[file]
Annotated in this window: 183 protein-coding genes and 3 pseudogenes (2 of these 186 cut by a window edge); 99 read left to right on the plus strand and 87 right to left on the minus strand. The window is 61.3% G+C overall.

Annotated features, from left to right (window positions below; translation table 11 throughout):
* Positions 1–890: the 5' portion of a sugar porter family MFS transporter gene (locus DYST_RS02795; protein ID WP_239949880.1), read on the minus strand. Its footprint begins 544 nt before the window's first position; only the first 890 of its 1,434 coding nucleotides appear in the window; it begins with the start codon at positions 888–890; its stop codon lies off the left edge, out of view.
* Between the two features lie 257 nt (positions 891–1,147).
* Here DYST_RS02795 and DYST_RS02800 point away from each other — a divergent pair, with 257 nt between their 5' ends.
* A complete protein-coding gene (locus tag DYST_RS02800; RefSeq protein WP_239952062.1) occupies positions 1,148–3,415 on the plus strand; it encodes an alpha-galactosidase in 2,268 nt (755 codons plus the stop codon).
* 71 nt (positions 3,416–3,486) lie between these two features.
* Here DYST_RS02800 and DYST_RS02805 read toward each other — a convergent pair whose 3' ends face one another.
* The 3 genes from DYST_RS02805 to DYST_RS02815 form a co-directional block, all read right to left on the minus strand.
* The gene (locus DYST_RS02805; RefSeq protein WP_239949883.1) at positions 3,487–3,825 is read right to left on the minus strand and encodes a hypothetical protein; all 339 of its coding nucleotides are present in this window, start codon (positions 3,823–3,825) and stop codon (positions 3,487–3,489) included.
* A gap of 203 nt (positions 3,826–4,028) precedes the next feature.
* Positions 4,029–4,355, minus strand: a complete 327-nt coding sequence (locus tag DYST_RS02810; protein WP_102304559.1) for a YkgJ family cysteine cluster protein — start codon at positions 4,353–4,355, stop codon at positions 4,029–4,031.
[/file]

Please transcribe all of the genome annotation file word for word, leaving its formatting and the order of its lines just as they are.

Annotated in this window: 183 protein-coding genes and 3 pseudogenes (2 of these 186 cut by a window edge); 99 read left to right on the plus strand and 87 right to left on the minus strand. The window is 61.3% G+C overall.

Annotated features, from left to right (window positions below; translation table 11 throughout):
* Positions 1–890: the 5' portion of a sugar porter family MFS transporter gene (locus DYST_RS02795; protein ID WP_239949880.1), read on the minus strand. Its footprint begins 544 nt before the window's first position; only the first 890 of its 1,434 coding nucleotides appear in the window; it begins with the start codon at positions 888–890; its stop codon lies off the left edge, out of view.
* Between the two features lie 257 nt (positions 891–1,147).
* Here DYST_RS02795 and DYST_RS02800 point away from each other — a divergent pair, with 257 nt between their 5' ends.
* A complete protein-coding gene (locus tag DYST_RS02800; RefSeq protein WP_239952062.1) occupies positions 1,148–3,415 on the plus strand; it encodes an alpha-galactosidase in 2,268 nt (755 codons plus the stop codon).
* 71 nt (positions 3,416–3,486) lie between these two features.
* Here DYST_RS02800 and DYST_RS02805 read toward each other — a convergent pair whose 3' ends face one another.
* The 3 genes from DYST_RS02805 to DYST_RS02815 form a co-directional block, all read right to left on the minus strand.
* The gene (locus DYST_RS02805; RefSeq protein WP_239949883.1) at positions 3,487–3,825 is read right to left on the minus strand and encodes a hypothetical protein; all 339 of its coding nucleotides are present in this window, start codon (positions 3,823–3,825) and stop codon (positions 3,487–3,489) included.
* A gap of 203 nt (positions 3,826–4,028) precedes the next feature.
* Positions 4,029–4,355, minus strand: a complete 327-nt coding sequence (locus tag DYST_RS02810; protein WP_102304559.1) for a YkgJ family cysteine cluster protein — start codon at positions 4,353–4,355, stop codon at positions 4,029–4,031.